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Community Pembrokeshire West Wales

Will the cuckoo be heard as the wild man who made good is celebrated on St Brynach’s day?

The entrance to Nevern Church

He may have been a wild one in his youth, but the mighty Brynach of Pembrokeshire went on to become one of the most virtuous men of the sixth century.

And today his legacy is remembered as the nation marks St Brynach’s Day.

The Irishman, who was born around 500, first landed in Milford Haven where he was beaten for resisting the advances of a local nobleman’s daughter.

From there he travelled to the Gwaun Valley near Newport, where he freed nearby Pontfaen from the evil spirits whose howling had made village life uninhabitable.

Legend has it that Brynach chose to live an austere life of constant fasting and prayer. He made the wild beasts tame and his holiness was so mighty that he was able to communicate with the angels on Carn Ingli Mountain which overlooks Newport.

But perhaps Brynach is most associated with the village of Nevern, which was the site of his hermitage after he was given the land by the local Lord Clether.. Along with St David’s Cathedral, this is one of the earliest sites in Britain which has been used constantly for Christian worship.

His lasting memorial is the church of St. Brynach which is believed to stand on the site of the saint’s hermitage, and its antiquity is indicated by a number of ancient inscribed stones in the churchyard. These include the Vortiper stone, which stands just outside the church entrance and has inscriptions in both Latin and Irish Ogham scripts, and has been dated to c.466 to c.533.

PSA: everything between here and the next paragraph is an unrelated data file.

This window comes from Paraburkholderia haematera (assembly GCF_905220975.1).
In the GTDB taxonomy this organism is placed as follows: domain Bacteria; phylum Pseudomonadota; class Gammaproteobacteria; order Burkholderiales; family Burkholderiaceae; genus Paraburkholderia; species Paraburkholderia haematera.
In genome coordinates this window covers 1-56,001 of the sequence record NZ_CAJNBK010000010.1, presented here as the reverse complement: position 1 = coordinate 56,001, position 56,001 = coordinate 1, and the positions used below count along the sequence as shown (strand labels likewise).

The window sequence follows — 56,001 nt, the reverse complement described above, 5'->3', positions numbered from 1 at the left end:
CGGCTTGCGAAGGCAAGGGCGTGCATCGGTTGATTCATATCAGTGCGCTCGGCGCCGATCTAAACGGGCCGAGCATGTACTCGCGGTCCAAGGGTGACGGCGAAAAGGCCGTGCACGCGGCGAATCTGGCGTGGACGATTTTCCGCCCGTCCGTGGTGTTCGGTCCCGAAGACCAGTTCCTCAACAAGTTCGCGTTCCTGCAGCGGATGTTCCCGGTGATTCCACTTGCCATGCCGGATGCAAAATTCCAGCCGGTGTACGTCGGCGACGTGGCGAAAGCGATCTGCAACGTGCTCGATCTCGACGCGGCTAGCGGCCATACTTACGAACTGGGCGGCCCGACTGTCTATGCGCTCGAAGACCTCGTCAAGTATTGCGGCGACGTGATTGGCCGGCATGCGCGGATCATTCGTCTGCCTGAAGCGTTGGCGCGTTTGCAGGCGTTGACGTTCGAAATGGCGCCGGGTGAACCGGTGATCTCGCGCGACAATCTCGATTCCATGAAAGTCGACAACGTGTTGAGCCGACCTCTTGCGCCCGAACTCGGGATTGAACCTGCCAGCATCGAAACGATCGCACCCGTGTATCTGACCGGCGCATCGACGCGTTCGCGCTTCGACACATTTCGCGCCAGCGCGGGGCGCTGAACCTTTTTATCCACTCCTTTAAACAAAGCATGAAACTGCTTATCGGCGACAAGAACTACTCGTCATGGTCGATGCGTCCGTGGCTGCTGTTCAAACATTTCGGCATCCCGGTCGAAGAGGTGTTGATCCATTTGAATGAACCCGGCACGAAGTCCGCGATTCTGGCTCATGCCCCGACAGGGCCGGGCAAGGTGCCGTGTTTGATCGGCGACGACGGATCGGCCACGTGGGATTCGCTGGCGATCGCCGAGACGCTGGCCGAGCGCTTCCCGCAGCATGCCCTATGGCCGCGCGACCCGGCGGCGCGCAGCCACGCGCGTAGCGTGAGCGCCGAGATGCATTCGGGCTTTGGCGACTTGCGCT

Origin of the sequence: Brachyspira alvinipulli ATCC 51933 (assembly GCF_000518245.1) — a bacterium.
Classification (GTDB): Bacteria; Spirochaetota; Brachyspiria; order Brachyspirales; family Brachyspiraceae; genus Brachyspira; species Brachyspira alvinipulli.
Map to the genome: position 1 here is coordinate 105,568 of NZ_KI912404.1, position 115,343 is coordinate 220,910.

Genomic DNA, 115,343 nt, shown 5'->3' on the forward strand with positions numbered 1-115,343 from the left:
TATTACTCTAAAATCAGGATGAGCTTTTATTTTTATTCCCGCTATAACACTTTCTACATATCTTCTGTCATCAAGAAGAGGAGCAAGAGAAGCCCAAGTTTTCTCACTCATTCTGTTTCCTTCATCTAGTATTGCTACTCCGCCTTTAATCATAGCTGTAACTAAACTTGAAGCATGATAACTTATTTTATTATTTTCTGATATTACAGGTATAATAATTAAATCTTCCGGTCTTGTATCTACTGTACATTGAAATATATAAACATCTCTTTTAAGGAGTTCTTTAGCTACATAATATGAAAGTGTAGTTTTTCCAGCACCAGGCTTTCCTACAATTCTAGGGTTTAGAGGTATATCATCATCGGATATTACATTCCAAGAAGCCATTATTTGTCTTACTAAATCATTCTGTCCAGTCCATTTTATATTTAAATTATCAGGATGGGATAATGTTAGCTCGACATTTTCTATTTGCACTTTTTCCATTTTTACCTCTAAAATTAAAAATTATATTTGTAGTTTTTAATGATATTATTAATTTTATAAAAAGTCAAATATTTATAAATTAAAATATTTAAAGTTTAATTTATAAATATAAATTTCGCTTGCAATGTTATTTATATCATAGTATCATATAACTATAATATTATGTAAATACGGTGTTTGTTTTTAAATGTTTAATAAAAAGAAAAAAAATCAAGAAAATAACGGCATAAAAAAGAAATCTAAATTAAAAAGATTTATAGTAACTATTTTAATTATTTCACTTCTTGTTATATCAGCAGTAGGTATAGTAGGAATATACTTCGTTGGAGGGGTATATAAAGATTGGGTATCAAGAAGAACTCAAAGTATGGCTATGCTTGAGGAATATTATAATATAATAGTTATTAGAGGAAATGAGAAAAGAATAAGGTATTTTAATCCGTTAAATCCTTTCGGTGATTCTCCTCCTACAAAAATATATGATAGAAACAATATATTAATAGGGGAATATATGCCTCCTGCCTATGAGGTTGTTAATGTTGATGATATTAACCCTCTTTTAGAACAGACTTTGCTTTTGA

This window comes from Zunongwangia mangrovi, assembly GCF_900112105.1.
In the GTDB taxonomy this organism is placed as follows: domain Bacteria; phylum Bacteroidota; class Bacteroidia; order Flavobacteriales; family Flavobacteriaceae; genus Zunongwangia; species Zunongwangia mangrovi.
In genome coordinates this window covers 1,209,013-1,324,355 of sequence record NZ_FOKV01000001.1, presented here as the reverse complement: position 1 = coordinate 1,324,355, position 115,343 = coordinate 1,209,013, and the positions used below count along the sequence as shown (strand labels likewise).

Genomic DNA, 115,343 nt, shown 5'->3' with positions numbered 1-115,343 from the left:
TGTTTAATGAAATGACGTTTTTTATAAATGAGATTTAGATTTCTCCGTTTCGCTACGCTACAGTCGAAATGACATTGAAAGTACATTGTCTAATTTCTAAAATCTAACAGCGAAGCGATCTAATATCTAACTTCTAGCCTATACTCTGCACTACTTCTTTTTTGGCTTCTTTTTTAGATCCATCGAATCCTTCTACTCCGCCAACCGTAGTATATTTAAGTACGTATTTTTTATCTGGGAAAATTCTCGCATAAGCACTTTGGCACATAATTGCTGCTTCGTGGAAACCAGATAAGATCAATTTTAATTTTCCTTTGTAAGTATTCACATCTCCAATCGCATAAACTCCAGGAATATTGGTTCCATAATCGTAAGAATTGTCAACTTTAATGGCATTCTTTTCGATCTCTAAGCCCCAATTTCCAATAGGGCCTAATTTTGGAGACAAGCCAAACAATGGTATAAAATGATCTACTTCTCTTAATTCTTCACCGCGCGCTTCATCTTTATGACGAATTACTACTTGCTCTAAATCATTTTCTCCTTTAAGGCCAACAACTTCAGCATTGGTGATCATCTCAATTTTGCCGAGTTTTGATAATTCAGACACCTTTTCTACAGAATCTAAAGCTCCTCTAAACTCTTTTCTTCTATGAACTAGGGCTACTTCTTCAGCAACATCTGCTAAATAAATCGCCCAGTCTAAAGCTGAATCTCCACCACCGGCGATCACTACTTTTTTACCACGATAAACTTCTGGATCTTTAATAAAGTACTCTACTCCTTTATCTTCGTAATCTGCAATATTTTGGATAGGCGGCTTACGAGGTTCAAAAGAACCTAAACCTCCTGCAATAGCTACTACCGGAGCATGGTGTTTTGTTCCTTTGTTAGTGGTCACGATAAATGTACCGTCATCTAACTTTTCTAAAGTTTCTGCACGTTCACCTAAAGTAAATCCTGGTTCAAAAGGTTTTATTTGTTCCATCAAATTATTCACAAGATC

St Brynach’s cross

Another dual-script stone has been re-used as a lintel inside the church, and at least one more Latin-inscribed stone can be seen on the outer fabric of the structure.

But the story associating the magnificent Celtic cross that stands outside the church concerning Saints Brynach and David (David is said to have carried the cross to Brynach as a gift), is deemed to be inaccurate, as the cross dates to sometime between the 11th and 13th centuries, which is at least six centuries after the saints had long departed.

Saint Brynach eventually left Wales and travelled to Devon where he died on April 7, which is when his feast day is celebrated.

And this is when, according to legend, the first cuckoo sings from the top of St. Brynach’s cross, which stands in Nevern churchyard.